Behind 'Rumu,' the game where you play a robot vacuum cleaner with feelings



You are a robot vacuum cleaner.

That’s the premise of Rumu, a point-and-click game developed by Australian indie studio Robot House. Set in an intimate, dollhouse-like smart home, you control RUMU, a robot vacuum cleaner which becomes self-aware.

Guiding RUMU on its journey is Sabrina, the home’s artificial intelligence, a cast of semi-intelligent devices, and Ada, the cat. Something draws RUMU away from cleaning up after its owners David and Cecily, leading to it exploring the house, and examining the question of life itself.

“The question the game keeps asking you is if it’s right to give something feelings, to give something emotions,” Rumu’s gamerunner Ally McLean explained to Mashable

“Is it a burden or is it a privilege? There are multiple situations throughout the game where you are given a choice, and that teaches a lot about yourself.”

Taking inspiration from games like Firewatch and films like Ex Machina and Westworld, Rumu features an adorable little robot that could easily fit in Pixar’s repertoire, a la Wall-E, but the story takes an arguably more serious bent as you discover the truth about RUMU’s family.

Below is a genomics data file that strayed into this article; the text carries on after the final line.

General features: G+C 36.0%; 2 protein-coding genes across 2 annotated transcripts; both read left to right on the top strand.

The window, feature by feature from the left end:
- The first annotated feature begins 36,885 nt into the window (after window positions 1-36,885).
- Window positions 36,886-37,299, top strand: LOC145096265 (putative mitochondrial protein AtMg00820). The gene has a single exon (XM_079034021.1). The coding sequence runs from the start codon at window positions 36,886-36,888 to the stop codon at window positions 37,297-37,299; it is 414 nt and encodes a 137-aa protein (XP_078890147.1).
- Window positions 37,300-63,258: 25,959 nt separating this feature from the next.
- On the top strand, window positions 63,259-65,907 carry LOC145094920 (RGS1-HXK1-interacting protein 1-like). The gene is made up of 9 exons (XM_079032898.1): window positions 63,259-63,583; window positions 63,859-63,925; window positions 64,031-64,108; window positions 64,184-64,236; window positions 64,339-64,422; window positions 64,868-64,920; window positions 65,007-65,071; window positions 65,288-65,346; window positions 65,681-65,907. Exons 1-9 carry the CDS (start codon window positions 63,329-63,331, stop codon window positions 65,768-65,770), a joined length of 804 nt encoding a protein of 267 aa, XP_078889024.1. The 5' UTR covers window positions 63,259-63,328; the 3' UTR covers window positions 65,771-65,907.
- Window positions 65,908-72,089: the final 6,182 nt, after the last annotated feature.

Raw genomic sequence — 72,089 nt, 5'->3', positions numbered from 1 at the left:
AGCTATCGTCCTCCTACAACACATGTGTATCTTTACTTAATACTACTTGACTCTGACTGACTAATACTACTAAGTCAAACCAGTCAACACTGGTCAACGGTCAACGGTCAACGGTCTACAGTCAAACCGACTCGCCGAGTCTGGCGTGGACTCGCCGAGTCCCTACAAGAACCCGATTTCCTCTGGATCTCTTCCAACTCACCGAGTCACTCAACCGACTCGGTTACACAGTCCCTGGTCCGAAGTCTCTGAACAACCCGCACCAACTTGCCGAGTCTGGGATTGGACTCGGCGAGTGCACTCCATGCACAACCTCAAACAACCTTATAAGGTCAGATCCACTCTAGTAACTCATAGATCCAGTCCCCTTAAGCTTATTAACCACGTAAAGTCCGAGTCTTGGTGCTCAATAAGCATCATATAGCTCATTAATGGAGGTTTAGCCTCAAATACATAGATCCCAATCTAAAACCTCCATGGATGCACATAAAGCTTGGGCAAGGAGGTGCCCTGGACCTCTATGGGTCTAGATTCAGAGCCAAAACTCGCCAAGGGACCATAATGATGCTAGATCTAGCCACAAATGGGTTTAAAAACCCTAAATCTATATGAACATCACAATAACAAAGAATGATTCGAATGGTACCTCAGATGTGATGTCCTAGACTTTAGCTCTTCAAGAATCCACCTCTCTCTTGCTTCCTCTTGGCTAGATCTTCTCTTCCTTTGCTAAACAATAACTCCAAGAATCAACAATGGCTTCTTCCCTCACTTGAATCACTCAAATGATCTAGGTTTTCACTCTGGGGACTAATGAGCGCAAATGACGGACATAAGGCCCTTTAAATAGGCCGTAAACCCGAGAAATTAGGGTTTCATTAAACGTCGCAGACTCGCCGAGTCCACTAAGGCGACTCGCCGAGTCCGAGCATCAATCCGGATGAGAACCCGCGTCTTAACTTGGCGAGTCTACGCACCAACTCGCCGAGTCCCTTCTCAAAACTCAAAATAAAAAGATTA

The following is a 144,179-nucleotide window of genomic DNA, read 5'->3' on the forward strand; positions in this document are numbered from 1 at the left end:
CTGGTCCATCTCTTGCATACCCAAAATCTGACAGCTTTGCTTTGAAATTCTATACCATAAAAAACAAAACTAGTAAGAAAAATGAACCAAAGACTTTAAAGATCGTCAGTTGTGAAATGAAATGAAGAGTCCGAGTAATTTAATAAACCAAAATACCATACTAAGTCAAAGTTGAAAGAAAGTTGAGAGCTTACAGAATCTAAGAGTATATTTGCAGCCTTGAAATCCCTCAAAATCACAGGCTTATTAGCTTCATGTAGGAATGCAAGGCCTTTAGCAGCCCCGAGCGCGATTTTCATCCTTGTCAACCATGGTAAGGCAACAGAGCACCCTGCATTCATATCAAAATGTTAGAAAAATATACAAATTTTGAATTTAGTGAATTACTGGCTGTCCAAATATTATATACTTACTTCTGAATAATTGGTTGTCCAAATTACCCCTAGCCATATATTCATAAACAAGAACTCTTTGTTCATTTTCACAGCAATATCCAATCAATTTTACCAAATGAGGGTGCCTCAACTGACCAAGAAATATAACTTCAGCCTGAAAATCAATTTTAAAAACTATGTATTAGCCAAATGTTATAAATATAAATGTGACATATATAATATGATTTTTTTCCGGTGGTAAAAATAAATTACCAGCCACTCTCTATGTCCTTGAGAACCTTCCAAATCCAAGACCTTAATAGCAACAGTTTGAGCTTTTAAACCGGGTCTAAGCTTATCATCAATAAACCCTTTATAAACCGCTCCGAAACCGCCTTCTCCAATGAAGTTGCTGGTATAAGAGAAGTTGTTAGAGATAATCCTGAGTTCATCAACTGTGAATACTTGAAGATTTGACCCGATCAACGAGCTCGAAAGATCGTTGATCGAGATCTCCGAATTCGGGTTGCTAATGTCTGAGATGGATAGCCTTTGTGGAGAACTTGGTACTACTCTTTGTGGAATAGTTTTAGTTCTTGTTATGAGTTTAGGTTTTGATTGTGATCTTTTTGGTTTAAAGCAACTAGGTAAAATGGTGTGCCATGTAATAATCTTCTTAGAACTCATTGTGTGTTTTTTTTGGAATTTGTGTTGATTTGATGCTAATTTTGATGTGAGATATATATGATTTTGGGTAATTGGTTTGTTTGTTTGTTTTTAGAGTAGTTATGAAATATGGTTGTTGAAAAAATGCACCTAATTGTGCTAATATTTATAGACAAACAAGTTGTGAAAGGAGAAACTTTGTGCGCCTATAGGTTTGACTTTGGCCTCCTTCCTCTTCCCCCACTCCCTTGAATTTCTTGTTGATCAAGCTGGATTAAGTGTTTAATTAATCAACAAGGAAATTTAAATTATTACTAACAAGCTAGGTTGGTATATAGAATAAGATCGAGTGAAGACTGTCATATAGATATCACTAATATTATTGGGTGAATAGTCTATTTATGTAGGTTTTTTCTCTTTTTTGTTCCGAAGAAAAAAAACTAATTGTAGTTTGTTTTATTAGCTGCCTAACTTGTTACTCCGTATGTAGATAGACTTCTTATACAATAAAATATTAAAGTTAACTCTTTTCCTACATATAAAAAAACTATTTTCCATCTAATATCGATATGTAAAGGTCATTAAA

“When we first pitched Rumu … there was a lot more comedy in it than there is now,” McLean said. “It was this branching narrative where this robot vacuum was trying to subvert what the owners of the house wanted, challenging its cleaning mechanics and warring with the cat.”

“There are still elements of that in this, but as we worked with someone like Dan McMahon (the game’s writer, who is also behind L.A. Noire), who could tell the best version of the story, it became a lot more about the relationship between RUMU and Sabrina. 

“That complex dynamic between them is really how you learn about the story of the family.”

An early version of the game displayed at PAX Australia, set for release by the end of the year on Steam. Much of Rumu‘s gameplay is puzzle oriented, but it’s the story McLean hopes sticks with players.

“People are going to take lots of different things from the narrative, there are things that left unsaid or are open to interpretation. Ultimately, it would be great if the narrative stays with people,” she said.

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